Sermon at Evensong on the Thirteenth Sunday after Trinity 2019

Dr Edward Bouverie Pusey, who fought for the soul of our beloved Church of England.

The Venerable David Stanton Canon in Residence

Sunday, 15th September 2019 at 3.00 PM

This morning a service of thanksgiving to mark the 79th anniversary of the Battle of Britain took place here in the Abbey.

We remembered those dashing RAF pilots who fought for the freedom this country, in what was the first decisive battle fought entirely in the air.

Tomorrow (16th September) we will  remember the life and witness of a rather undashing yet influential individual called Dr Edward Bouverie Pusey, who instead of fighting for the RAF, fought for the soul of our beloved Church of England.

During much of the nineteenth century he was Regius Professor of Hebrew and a Canon of Christ Church, Oxford. He was for forty years a figurehead of the Oxford Movement and its de facto leader after Newman's conversion in 1845.

The term ‘Oxford Movement’ is often used to describe the whole of what might be called the Catholic revival in the Church of England.

Along with John Henry Newman and the saintly poet John Keble, who’s marble bust stands in Poet’s Corner, Pusey became one of the key leaders of this revival movement.

After Newman’s conversion to the Roman Catholic Church, Pusey became the de facto leader of this movement, stoically standing firm in the face of much opposition and criticism.

Pusey believed that Christians had become too autonomous, ignoring necessary aspects of the Christian life because they were inconvenient or uncomfortable.

He was simultaneously one of the most erudite and most polarizing figures in the nineteenth century Church of England, and yet at the same time he was deeply pious and something of a mystic.

The historian,William Tuckwell, writes within his reminiscences:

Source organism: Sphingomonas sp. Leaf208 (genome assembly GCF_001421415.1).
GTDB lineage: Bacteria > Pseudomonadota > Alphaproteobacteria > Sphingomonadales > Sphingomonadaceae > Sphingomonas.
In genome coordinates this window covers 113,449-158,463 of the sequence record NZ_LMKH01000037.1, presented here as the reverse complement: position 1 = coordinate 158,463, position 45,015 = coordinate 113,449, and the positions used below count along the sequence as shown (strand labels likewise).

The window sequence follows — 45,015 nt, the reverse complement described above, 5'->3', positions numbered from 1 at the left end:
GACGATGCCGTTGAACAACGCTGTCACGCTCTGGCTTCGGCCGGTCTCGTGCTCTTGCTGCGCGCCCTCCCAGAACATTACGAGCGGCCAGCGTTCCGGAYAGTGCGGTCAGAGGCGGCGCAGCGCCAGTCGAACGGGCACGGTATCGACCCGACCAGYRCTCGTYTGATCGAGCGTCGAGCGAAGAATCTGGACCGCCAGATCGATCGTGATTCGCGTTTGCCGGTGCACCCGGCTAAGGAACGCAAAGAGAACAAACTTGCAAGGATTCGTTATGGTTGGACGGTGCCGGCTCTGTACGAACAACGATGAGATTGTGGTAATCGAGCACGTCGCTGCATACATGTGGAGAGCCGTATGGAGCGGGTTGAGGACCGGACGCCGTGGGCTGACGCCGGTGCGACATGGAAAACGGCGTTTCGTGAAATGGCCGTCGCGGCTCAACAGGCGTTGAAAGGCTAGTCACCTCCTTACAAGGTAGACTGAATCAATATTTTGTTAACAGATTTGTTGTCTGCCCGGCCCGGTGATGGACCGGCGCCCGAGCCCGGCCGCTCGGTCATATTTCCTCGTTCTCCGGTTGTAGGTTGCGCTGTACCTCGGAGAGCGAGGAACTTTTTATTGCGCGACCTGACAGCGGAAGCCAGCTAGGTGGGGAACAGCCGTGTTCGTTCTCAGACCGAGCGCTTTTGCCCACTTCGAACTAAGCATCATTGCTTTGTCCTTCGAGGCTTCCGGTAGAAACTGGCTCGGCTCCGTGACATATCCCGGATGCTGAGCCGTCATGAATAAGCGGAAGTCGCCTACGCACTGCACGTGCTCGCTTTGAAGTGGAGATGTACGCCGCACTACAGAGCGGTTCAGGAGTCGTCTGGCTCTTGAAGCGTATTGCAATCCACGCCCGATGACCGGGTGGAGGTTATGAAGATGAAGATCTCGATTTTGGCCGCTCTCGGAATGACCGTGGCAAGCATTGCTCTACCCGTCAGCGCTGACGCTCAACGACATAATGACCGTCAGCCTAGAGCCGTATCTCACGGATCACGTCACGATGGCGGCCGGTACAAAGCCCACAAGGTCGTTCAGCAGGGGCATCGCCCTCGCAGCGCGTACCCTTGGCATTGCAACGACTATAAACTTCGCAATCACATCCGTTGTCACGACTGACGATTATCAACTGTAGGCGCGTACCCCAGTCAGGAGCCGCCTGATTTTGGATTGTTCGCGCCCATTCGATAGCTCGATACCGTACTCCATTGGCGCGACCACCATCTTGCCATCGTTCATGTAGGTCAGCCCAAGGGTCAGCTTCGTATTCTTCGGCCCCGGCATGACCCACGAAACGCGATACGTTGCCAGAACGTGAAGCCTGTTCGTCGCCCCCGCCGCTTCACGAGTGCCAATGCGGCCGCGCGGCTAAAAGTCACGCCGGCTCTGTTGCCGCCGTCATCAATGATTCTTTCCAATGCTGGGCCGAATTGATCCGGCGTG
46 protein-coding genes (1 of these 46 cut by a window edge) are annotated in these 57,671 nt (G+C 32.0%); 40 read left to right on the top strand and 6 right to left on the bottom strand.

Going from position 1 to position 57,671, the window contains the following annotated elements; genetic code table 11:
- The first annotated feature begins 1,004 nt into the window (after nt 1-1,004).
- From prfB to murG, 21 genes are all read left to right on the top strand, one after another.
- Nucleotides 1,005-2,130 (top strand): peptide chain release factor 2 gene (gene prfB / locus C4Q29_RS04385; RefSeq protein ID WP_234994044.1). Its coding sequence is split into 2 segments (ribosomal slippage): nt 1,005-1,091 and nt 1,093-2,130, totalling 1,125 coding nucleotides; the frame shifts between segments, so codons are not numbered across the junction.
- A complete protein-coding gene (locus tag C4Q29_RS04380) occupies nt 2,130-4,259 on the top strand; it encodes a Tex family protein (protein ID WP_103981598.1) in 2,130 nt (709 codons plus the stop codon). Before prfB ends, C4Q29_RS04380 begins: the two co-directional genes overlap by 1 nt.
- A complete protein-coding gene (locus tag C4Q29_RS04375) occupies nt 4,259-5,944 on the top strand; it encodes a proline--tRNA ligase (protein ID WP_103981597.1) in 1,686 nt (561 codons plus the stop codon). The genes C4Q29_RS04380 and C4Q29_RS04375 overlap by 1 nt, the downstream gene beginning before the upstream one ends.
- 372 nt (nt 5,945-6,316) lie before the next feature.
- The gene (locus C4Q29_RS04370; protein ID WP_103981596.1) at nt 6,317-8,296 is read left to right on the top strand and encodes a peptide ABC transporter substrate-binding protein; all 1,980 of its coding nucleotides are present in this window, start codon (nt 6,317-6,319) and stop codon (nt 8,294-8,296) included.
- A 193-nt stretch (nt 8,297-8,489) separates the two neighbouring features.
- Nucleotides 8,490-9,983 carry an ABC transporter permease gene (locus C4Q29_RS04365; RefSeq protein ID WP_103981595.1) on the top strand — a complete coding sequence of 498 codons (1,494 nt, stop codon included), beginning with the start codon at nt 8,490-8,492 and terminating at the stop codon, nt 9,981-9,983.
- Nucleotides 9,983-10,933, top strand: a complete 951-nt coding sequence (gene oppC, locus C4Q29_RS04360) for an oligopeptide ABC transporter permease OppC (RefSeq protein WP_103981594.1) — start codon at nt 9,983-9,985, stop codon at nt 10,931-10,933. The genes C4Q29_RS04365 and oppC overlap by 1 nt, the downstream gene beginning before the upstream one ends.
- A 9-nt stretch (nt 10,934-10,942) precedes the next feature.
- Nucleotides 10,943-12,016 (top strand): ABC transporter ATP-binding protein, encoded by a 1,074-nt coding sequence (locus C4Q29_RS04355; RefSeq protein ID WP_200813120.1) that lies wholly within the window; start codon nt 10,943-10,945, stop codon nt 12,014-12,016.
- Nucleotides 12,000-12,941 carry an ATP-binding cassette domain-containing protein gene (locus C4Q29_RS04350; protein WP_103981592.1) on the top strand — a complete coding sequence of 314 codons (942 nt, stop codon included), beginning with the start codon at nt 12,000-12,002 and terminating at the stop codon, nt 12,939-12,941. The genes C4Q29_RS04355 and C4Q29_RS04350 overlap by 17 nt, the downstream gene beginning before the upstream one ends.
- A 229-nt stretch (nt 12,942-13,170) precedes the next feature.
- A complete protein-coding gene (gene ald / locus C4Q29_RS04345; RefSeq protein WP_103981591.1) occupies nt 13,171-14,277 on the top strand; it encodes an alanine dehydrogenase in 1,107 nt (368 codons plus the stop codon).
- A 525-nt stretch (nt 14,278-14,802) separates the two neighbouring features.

Dr Pusey was not in the least a picturesque or tremendous character, but only a sickly and rather ill put together English clerical gentleman, who never looked one in the face, or appeared aware of the state of the weather.

His appearance struck another contemporary as having always ruffled hair and being an exceeding slovenly person, always dusky, and with suggestions of a blunt or half-used razor.

Pusey’s particular spiritual contribution this Catholic Revival was the call to the holiness of life, to the assiduous cultivation of a devout life, of a structured life of daily devotion and self-examination.

It was a style of life that rejected the pursuit of pleasure and stressed the virtues of humility, of lowliness and self-denial. The touch words being obligation and responsibility.

This call to holiness of life sprang from the two great spiritual themes of Incarnation and the mystery of the Cross.

For Pusey the Incarnation and the Cross were two aspects of the same divine reality.

He was baptised on Holy Cross Day and throughout his life he held a deep devotion to the Holy Cross. This was the feast we kept yesterday.

If you are ever in Oxford, make your way to St John’s College and look across the road.

There you will find Pusey House which was opened in 1884 as a memorial to Dr Pusey.

Within the chapel you will find an adoring angel, a detail from Comper's baldacchino, erected in 1936, and said to be based on Torrigiano's baldacchino here in Westminster Abbey.

One of the basic principles of the Oxford Movement - was that the life of the mind and the life of prayer belong together, that holiness of life overflows in ministries of love and service, and finds its ultimate focus within the Holy Eucharist.